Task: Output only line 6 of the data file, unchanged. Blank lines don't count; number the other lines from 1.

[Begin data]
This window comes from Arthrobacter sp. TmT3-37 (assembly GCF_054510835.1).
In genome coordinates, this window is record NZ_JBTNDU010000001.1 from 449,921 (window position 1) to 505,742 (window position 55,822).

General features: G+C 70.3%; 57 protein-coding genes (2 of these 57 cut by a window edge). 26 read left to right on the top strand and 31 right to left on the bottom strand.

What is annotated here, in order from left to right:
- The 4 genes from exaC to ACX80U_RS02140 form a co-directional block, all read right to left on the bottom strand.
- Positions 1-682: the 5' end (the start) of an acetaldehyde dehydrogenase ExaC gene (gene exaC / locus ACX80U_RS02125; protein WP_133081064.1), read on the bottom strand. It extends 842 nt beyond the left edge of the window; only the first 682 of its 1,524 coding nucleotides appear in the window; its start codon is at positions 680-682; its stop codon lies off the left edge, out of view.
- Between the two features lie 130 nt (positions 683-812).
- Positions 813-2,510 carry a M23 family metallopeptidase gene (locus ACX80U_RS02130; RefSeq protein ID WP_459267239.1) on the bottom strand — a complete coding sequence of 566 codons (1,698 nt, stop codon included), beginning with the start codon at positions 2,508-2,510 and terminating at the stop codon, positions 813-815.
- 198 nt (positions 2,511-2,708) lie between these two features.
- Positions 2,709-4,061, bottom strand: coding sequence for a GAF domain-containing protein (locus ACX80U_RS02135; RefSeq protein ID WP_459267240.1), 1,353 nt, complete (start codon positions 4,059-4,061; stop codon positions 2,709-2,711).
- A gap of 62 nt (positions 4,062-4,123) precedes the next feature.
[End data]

- Positions 1-682: the 5' end (the start) of an acetaldehyde dehydrogenase ExaC gene (gene exaC / locus ACX80U_RS02125; protein WP_133081064.1), read on the bottom strand. It extends 842 nt beyond the left edge of the window; only the first 682 of its 1,524 coding nucleotides appear in the window; its start codon is at positions 680-682; its stop codon lies off the left edge, out of view.